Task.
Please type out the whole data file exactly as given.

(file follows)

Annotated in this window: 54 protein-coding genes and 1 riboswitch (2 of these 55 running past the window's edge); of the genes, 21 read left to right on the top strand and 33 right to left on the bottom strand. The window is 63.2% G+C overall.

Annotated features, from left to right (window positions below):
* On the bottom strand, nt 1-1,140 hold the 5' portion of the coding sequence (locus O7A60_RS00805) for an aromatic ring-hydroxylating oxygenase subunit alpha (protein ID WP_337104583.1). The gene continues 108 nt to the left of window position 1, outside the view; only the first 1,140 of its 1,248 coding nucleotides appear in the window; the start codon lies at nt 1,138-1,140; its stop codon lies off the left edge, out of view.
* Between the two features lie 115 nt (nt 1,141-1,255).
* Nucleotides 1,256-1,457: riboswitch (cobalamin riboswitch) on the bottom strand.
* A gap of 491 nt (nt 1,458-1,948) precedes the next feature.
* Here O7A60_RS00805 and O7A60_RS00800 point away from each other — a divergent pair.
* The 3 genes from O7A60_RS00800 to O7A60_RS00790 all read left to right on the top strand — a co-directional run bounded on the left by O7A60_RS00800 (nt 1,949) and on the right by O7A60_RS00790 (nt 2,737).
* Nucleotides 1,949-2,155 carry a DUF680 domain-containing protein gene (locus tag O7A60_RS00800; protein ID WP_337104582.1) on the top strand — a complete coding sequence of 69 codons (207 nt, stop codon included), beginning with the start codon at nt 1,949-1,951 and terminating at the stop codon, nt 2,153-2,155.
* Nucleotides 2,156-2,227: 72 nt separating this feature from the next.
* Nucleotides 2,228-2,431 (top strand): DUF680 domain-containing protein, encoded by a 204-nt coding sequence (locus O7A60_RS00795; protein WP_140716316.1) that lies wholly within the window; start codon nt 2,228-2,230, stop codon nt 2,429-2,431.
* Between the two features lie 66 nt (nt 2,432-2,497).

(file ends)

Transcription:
Annotated in this window: 54 protein-coding genes and 1 riboswitch (2 of these 55 running past the window's edge); of the genes, 21 read left to right on the top strand and 33 right to left on the bottom strand. The window is 63.2% G+C overall.

Annotated features, from left to right (window positions below):
* On the bottom strand, nt 1-1,140 hold the 5' portion of the coding sequence (locus O7A60_RS00805) for an aromatic ring-hydroxylating oxygenase subunit alpha (protein ID WP_337104583.1). The gene continues 108 nt to the left of window position 1, outside the view; only the first 1,140 of its 1,248 coding nucleotides appear in the window; the start codon lies at nt 1,138-1,140; its stop codon lies off the left edge, out of view.
* Between the two features lie 115 nt (nt 1,141-1,255).
* Nucleotides 1,256-1,457: riboswitch (cobalamin riboswitch) on the bottom strand.
* A gap of 491 nt (nt 1,458-1,948) precedes the next feature.
* Here O7A60_RS00805 and O7A60_RS00800 point away from each other — a divergent pair.
* The 3 genes from O7A60_RS00800 to O7A60_RS00790 all read left to right on the top strand — a co-directional run bounded on the left by O7A60_RS00800 (nt 1,949) and on the right by O7A60_RS00790 (nt 2,737).
* Nucleotides 1,949-2,155 carry a DUF680 domain-containing protein gene (locus tag O7A60_RS00800; protein ID WP_337104582.1) on the top strand — a complete coding sequence of 69 codons (207 nt, stop codon included), beginning with the start codon at nt 1,949-1,951 and terminating at the stop codon, nt 2,153-2,155.
* Nucleotides 2,156-2,227: 72 nt separating this feature from the next.
* Nucleotides 2,228-2,431 (top strand): DUF680 domain-containing protein, encoded by a 204-nt coding sequence (locus O7A60_RS00795; protein WP_140716316.1) that lies wholly within the window; start codon nt 2,228-2,230, stop codon nt 2,429-2,431.
* Between the two features lie 66 nt (nt 2,432-2,497).